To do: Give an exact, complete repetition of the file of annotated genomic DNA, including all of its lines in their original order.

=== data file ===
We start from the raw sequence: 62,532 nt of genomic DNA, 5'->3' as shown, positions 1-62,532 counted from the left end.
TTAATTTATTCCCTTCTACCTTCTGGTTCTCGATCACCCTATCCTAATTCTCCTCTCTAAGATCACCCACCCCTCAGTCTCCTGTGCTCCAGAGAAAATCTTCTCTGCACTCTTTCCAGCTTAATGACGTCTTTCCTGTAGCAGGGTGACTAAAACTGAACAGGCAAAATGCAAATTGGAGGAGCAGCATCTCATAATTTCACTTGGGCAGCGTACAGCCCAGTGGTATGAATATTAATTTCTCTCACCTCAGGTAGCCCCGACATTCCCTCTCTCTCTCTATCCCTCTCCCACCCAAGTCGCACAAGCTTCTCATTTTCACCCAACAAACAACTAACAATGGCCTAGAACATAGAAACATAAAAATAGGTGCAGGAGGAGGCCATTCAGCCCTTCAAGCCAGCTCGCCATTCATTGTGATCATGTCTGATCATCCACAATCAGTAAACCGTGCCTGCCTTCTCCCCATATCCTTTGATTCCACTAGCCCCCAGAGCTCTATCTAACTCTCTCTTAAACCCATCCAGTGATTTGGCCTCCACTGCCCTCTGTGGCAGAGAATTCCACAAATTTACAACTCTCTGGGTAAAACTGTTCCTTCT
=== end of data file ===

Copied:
We start from the raw sequence: 62,532 nt of genomic DNA, 5'->3' as shown, positions 1-62,532 counted from the left end.
TTAATTTATTCCCTTCTACCTTCTGGTTCTCGATCACCCTATCCTAATTCTCCTCTCTAAGATCACCCACCCCTCAGTCTCCTGTGCTCCAGAGAAAATCTTCTCTGCACTCTTTCCAGCTTAATGACGTCTTTCCTGTAGCAGGGTGACTAAAACTGAACAGGCAAAATGCAAATTGGAGGAGCAGCATCTCATAATTTCACTTGGGCAGCGTACAGCCCAGTGGTATGAATATTAATTTCTCTCACCTCAGGTAGCCCCGACATTCCCTCTCTCTCTCTATCCCTCTCCCACCCAAGTCGCACAAGCTTCTCATTTTCACCCAACAAACAACTAACAATGGCCTAGAACATAGAAACATAAAAATAGGTGCAGGAGGAGGCCATTCAGCCCTTCAAGCCAGCTCGCCATTCATTGTGATCATGTCTGATCATCCACAATCAGTAAACCGTGCCTGCCTTCTCCCCATATCCTTTGATTCCACTAGCCCCCAGAGCTCTATCTAACTCTCTCTTAAACCCATCCAGTGATTTGGCCTCCACTGCCCTCTGTGGCAGAGAATTCCACAAATTTACAACTCTCTGGGTAAAACTGTTCCTTCT